Rudd delivers new energy strategy to tackle climate change

climate change
According to Amber Rudd, Britain’s Secretary of State for Energy and Climate Change, gas and nuclear generated power will play a central role in achieving energy security and the UK reaching its climate change targets

UK Secretary of State for Energy and Climate Change, Amber Rudd, has delivered her vision on a new direction for the country’s energy policy, which includes the shutting down of all coal-fired power stations by 2025 and implementing restrictions on their use by 2023.

Commenting on the UK’s heavy reliance on coal, Rudd said that a higher proportion of electricity generated in 2014 came from coal than what was generated in 1999.

Coal-fired stations are planned to be replaced with gas. Rudd said: “One of the greatest and most cost-effective contributions we can make to emission reductions in electricity is by replacing coal fired power stations with gas.

“Our consultation will set out proposals to close coal by 2025 – and restrict its use from 2023. If we take this step, we will be one of the first developed countries to deliver on a commitment to take coal off the system.”

The Energy Secretary also highlighted nuclear energy generation as playing a key role in Britain’s energy future, stating that nuclear has “the promise of low cost, low carbon energy.”

The government will also further support the growth of renewables, namely fostering development of the UK’s offshore wind sector.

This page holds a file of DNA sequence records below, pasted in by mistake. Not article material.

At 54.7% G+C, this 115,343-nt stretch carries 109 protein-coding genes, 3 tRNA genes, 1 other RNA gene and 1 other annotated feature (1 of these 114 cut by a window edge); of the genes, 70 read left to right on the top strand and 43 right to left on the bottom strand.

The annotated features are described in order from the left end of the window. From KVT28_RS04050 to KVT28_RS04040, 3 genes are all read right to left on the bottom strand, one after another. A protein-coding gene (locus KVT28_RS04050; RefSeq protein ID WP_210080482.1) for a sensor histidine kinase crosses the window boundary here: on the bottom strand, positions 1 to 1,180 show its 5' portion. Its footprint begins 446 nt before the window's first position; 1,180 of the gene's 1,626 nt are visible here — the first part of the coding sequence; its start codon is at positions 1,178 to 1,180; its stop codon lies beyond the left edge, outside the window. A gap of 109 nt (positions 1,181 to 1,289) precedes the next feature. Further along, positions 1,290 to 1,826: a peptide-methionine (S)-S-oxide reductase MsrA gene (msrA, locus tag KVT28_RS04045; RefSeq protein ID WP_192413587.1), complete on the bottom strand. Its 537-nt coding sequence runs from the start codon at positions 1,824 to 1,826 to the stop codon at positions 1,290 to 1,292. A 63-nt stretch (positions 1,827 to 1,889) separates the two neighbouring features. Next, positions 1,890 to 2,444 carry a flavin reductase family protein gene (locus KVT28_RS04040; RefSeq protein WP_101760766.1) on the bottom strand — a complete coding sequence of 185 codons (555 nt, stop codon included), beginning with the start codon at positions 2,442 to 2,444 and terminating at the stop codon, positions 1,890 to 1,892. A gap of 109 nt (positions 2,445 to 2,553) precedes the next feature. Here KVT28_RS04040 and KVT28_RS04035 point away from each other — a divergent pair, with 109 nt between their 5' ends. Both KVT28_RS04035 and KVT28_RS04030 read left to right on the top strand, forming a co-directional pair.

“We should also support the growth of our world leading offshore wind industry. On current plans we expect to see 10GW of offshore wind installed by 2020.

“The industry tells us they can meet that challenge, and we will hold them to it. If they don’t there will be no subsidy. No more blank cheques,” said Rudd.

Tackling climate change

Rudd’s proposed energy strategy comes in the build up to the Paris climate talks.

According to The Telegraph, the Energy Secretary stated that there has been a “woeful underinvestment in critical energy infrastructure over the last decade,” but that government remains committed to its carbon emission reduction targets.

She said: “Action on climate change is linked to the action we’re taking now to reduce the deficit. It is about resilience now and in the future. But climate change is a global problem, not a local one.

“Action by one state will not solve the problem. It’s what we do together that counts. And that is why achieving a global deal in Paris next month is so important.